Yes, in fact I did. My darling “Mazdalago LP111-2”, the venerable Demio Sport with its 5-speed manual transmission, alloy rims, factory body kit complete with rear wing, tastefully tinted windows and 1500cc 4-cylinder engine found a new home a mere 96 hours after I put it up for sale. In its place is…. (it’s really hard to write this)… a Subaru: turbocharged plus intercooler; rear spoiler, side skirts and with a big exhaust pipe. And it’s blue. Feel free to say “Njoki Chege Express”, but DO NOT EVER SAY THAT TO MY FACE!
Q. Oooh boy, so you got an Impreza STi?
Actually, no. What I got is a twin-turbo BH5 Subaru Legacy GT-B E-Tune II estate, what the English would call a station wagon. It has many similarities with the recently sold Mazda: both are blue, both are 5-door wagons, both have tinted windows, both have 5-speed manual transmissions. But where one is fast, the other is ridiculously fast. Where one was practical, the other has the carrying capacity of a pickup. Where one had two radios, the other only has one, but it comes with the aural gravity of a 100,000-strong rock concert. Incidentally, both cost the same amount of money: what I got for the Mazda is what I paid for the Leggy.
Q. Twin-turbo BH5 Subaru Legacy GT-B E-Tune II… that’s quite a name. But aren’t you the same person who in Car Clinic claimed the twin-turbo mill in the GT is unreliable?
Yes I am.
And what? Many are the times I have said: Do as I say, not as I do. I know how to find my way around cars that I’d normally not recommend to others. You are paying attention to someone who once operated a Peugeot 405 SR for close to two years, so go figure. I have a career as a motoring columnist: not only will I sling “regular” and highly desirable vehicles (Toyota Starlet, Mazda Demio); once in a while I will leap head-first into the murky deep end and indulge in a decision that may initially not appear very sound. Plus, I wanted a bigger, faster car; and that is exactly what I have now.
Q. What will you do when the engine goes bang?
I’ll probably buy another engine. But first, I’ll do my best to avoid that eventuality. For starters, one has to watch out for the fuel quality. The twin-turbo engine is factory-tuned to run on 98 RON fuel, while our best V Power here hovers around the 95 RON mark. So safe mode and engine knocks will be my lot if I do not take some pre-emptive measures. Just to be clear: the GT is not exactly unreliable; it’s just that it’s not meant to run on our class of fuel. In addition, the zenki versions of the BH5 with automatic gearboxes had some complications with the transmission. Mine is a kouki version – the Revision D, E-Tune; and anyway, it is a three-pedal car, so no worries on that end.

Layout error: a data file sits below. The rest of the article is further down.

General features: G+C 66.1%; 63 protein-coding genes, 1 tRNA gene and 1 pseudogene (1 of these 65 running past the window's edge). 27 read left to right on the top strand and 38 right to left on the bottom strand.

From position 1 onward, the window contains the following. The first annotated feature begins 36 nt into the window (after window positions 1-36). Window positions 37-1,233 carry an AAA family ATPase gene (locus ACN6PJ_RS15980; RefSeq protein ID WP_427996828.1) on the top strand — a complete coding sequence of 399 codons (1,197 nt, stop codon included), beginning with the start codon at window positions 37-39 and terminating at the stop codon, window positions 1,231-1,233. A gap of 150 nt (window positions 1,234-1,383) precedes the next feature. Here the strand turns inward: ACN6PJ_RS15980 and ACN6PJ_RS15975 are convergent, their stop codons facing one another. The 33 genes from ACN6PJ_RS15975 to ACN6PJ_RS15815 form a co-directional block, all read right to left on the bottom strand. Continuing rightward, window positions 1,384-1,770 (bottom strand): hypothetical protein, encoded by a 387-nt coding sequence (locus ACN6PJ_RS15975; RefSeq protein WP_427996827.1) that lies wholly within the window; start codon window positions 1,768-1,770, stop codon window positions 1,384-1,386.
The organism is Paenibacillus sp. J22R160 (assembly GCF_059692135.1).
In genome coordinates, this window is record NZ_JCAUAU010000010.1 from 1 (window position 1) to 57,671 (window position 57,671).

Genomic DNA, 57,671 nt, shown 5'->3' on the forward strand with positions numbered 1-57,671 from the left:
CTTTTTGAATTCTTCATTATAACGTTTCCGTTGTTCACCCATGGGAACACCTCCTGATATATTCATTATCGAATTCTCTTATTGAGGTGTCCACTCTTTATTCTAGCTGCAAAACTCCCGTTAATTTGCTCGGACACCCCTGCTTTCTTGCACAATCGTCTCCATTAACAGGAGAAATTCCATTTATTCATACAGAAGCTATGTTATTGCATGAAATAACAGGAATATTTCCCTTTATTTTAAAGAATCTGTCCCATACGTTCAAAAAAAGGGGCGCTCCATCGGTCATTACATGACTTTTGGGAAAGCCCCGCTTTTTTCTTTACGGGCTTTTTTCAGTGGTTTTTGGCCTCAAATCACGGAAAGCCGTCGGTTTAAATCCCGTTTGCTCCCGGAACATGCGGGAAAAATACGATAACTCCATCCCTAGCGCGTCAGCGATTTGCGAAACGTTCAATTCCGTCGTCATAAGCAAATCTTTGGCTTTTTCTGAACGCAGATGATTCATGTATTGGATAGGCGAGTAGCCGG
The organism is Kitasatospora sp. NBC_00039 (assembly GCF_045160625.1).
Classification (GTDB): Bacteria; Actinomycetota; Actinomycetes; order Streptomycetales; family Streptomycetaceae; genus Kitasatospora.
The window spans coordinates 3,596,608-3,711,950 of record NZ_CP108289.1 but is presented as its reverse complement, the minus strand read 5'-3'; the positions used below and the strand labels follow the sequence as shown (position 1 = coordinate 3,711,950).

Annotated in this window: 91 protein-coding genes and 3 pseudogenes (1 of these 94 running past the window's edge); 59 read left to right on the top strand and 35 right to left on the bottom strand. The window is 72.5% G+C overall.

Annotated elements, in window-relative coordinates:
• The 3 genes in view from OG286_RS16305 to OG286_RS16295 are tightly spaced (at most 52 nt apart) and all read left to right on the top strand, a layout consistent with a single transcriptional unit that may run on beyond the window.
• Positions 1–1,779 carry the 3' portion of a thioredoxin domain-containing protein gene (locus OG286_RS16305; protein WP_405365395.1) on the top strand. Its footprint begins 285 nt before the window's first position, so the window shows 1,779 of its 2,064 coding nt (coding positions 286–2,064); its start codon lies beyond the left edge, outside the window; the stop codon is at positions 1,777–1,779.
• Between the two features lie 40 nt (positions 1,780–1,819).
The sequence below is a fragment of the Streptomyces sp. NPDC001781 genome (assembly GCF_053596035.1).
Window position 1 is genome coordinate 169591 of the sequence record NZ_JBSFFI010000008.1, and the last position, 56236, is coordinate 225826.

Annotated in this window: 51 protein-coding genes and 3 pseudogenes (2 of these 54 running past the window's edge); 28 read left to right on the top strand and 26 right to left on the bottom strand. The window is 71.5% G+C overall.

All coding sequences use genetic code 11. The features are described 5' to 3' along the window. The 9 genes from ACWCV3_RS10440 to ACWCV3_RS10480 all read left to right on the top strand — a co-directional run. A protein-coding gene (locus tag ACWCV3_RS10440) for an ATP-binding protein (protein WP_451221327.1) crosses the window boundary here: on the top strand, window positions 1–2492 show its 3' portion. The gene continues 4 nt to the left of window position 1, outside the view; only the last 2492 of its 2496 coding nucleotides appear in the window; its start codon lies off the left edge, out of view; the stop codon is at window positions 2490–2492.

(*Zenki: first or early generation. Kouki: second or later generation)
Q. So what measures are these?
I’ll get a custom ECU map. An ECU map is the programming within the engine management computer. I’ll “tell” the engine (via the custom map) that the fuel going into the tank is similar in composition to the bone soup normally sold outside estate butcheries, and to therefore adjust the ignition timing and injector pulses accordingly. From there, I’ll be free to rev all the way to 7500 rpm (I hope) without nervously listening for a noise like an earthquake in a cutlery warehouse and watching for valves dancing around on top of the bonnet. I may even increase boost pressure in the turbos by a notch or two.
Q. ECU mapping… tweaking the turbos… that sounds like “modding”
Q. How do you like the car so far?
Not bad actually. I noticed some “things” which reminded me that I had in fact bought a turbocharged wagon for a lot less than it would normally go for. The driver’s seat is electrically adjustable but apparently there is a blackout in that estate. The previous owner preferred to hug the steering wheel while I prefer sitting a bit farther back. For now I’m hugging the wheel since the seat won’t move. That needs checking. The interior is shockingly intact for a car of this vintage and price, as is the bodywork. The engine pulls cleanly and surely, though until I get the ECU map, I’m limiting myself to 4000-4500 rpm. I may stray to 5000 on V Power, but only on short bursts until the map is installed. The exhaust has a lovely rumble: not too loud, but as stated earlier, loud enough to make me smile. The clutch pedal is a little heavier than I was used to, and the sharp-ish biting point causes a mousetrap-type of engagement, but nothing I haven’t seen before (in other Subarus). It calls for a deftness of the left foot, and deftness is what I have, if nothing else. The car is HUGE: I just came off a tiny hatchback and I’m now in a lengthy (real) estate. Oh, and the car threw a check engine light briefly…
No cause for alarm. One of the injector nozzles is over-delivering fuel into its cylinder/the car is running rich, but that can easily be sorted. A quick shakedown of the car reveals that the rest of the vehicle is as good as almost new. I think I may have landed myself the deal of the year.
Q. That’s what you said about the Mazdalago, and now the E-Tune. How do you do it?
With the Mazda it was about knowing the right people (trusty colleagues who won’t fleece you) at the right time (when they’re upgrading to a bigger car). With the Subaru… I did say that I have a very efficient and effective Facebook group, didn’t I? Well, the car showed up in Zuckerberg’s bedroom and I wasted no time. And in good time too; many were the punters keen to relieve the previous owner of his dark chariot. Sadly for them, I got there first.
Q. Wow. Can I get a ride in it?
This “interview” has been written in its entirety at the side of the road in the dead of the night. You will have to excuse me now: I have a car with one mission, two turbochargers, three pedals, four cylinders, five-on-the-floor, and an empty bypass lies ahead of me until six in the morning. JoaquÍn Guzmán is not my name, but you can call me El Turbo. The E-Tune is my b— and I’m going to spank it…